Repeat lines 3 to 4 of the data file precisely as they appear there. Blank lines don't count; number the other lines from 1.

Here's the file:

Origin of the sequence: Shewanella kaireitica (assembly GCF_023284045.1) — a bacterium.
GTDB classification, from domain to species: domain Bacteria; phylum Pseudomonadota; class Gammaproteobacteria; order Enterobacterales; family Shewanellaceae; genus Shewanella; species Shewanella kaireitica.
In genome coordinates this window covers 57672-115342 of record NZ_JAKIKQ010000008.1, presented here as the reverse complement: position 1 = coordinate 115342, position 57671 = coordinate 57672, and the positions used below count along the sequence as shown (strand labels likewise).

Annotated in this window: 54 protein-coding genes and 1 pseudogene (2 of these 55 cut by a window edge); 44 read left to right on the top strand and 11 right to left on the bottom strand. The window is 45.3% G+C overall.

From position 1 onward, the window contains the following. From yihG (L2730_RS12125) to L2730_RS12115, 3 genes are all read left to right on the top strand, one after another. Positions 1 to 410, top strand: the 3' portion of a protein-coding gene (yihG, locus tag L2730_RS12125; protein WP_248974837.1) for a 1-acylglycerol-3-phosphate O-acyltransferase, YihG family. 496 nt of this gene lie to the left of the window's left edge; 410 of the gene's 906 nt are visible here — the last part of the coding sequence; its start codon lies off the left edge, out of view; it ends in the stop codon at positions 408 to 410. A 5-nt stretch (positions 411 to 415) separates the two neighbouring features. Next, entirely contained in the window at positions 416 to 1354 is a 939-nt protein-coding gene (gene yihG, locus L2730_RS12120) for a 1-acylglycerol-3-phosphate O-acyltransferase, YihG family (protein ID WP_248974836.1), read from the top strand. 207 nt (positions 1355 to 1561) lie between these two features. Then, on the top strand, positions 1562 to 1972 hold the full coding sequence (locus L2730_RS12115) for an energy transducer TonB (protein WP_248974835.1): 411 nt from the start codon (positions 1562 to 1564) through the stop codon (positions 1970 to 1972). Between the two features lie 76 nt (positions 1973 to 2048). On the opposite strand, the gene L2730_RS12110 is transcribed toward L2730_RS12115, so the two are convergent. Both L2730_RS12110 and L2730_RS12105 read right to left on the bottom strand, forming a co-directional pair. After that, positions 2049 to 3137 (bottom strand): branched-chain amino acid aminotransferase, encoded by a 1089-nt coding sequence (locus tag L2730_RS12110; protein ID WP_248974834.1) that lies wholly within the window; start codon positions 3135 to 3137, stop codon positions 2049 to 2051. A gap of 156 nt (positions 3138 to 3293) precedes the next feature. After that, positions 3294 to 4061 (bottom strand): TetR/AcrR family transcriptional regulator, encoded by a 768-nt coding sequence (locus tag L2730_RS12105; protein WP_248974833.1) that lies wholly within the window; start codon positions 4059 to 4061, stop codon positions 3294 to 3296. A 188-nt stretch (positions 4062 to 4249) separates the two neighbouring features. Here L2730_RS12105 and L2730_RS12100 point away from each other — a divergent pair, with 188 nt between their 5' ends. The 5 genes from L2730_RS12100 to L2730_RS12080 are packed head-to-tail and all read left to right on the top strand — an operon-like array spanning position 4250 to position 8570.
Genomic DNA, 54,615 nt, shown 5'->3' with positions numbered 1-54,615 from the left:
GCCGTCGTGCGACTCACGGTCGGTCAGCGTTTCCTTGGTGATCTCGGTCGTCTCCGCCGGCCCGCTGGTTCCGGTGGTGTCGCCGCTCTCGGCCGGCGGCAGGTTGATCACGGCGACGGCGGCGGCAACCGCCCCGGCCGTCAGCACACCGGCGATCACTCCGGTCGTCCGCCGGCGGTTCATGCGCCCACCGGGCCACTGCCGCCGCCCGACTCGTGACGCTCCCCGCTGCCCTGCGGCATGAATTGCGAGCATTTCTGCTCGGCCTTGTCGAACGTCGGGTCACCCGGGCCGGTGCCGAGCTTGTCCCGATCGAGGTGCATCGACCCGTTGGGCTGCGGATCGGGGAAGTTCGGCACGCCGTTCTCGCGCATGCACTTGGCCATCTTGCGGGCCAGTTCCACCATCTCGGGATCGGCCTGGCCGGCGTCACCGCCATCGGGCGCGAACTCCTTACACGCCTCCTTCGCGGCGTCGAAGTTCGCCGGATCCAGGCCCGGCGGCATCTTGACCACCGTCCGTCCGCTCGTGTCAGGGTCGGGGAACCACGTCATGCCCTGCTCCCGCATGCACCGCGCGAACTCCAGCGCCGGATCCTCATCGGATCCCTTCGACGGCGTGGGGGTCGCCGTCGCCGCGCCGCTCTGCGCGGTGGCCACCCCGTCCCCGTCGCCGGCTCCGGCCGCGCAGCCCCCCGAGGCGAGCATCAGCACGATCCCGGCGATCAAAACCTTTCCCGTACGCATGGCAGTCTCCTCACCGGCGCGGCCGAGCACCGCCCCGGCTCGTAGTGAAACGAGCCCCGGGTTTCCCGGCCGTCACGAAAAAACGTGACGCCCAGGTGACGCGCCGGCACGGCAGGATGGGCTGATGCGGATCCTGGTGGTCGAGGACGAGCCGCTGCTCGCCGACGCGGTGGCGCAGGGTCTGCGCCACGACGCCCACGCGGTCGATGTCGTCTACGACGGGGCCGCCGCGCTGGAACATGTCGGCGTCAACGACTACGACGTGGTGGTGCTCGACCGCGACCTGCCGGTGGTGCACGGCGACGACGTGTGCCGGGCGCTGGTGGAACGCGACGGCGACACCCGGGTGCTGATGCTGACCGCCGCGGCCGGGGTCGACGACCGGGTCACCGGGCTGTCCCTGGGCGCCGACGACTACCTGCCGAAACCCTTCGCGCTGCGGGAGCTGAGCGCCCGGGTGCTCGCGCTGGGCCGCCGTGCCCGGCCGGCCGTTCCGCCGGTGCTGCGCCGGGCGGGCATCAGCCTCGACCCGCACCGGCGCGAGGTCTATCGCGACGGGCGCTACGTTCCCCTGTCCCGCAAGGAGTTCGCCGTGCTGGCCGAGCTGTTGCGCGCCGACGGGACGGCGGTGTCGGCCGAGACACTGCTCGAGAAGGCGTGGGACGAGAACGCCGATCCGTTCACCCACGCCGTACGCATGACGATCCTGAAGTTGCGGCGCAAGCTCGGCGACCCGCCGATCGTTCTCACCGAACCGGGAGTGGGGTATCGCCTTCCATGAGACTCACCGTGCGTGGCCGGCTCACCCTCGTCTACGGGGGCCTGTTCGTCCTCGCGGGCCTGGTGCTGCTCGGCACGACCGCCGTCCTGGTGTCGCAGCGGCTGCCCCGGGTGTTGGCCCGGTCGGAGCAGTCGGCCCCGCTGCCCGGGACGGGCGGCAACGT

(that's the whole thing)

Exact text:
In genome coordinates this window covers 57672-115342 of record NZ_JAKIKQ010000008.1, presented here as the reverse complement: position 1 = coordinate 115342, position 57671 = coordinate 57672, and the positions used below count along the sequence as shown (strand labels likewise).

Annotated in this window: 54 protein-coding genes and 1 pseudogene (2 of these 55 cut by a window edge); 44 read left to right on the top strand and 11 right to left on the bottom strand. The window is 45.3% G+C overall.